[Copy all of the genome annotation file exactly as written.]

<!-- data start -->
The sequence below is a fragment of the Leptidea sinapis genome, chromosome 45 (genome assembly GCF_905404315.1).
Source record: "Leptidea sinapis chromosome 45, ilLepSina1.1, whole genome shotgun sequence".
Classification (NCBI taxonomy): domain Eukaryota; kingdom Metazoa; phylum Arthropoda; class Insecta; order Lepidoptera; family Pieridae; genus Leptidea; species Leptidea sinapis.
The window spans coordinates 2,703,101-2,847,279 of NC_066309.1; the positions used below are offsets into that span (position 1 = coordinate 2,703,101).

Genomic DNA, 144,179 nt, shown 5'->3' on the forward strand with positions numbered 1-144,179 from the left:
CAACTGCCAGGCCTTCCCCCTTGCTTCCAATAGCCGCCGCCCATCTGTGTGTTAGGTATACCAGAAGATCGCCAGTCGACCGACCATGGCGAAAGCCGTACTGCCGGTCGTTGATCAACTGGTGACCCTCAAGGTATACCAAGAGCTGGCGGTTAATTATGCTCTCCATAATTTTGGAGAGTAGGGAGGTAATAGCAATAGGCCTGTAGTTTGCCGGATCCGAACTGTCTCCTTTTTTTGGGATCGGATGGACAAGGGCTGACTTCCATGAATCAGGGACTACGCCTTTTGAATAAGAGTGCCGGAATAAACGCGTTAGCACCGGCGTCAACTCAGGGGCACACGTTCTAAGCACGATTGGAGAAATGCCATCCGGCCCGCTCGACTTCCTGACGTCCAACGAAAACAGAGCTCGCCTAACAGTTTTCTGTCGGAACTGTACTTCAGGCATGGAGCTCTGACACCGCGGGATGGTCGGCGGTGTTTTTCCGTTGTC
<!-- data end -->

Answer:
The sequence below is a fragment of the Leptidea sinapis genome, chromosome 45 (genome assembly GCF_905404315.1).
Source record: "Leptidea sinapis chromosome 45, ilLepSina1.1, whole genome shotgun sequence".
Classification (NCBI taxonomy): domain Eukaryota; kingdom Metazoa; phylum Arthropoda; class Insecta; order Lepidoptera; family Pieridae; genus Leptidea; species Leptidea sinapis.
The window spans coordinates 2,703,101-2,847,279 of NC_066309.1; the positions used below are offsets into that span (position 1 = coordinate 2,703,101).

Genomic DNA, 144,179 nt, shown 5'->3' on the forward strand with positions numbered 1-144,179 from the left:
CAACTGCCAGGCCTTCCCCCTTGCTTCCAATAGCCGCCGCCCATCTGTGTGTTAGGTATACCAGAAGATCGCCAGTCGACCGACCATGGCGAAAGCCGTACTGCCGGTCGTTGATCAACTGGTGACCCTCAAGGTATACCAAGAGCTGGCGGTTAATTATGCTCTCCATAATTTTGGAGAGTAGGGAGGTAATAGCAATAGGCCTGTAGTTTGCCGGATCCGAACTGTCTCCTTTTTTTGGGATCGGATGGACAAGGGCTGACTTCCATGAATCAGGGACTACGCCTTTTGAATAAGAGTGCCGGAATAAACGCGTTAGCACCGGCGTCAACTCAGGGGCACACGTTCTAAGCACGATTGGAGAAATGCCATCCGGCCCGCTCGACTTCCTGACGTCCAACGAAAACAGAGCTCGCCTAACAGTTTTCTGTCGGAACTGTACTTCAGGCATGGAGCTCTGACACCGCGGGATGGTCGGCGGTGTTTTTCCGTTGTC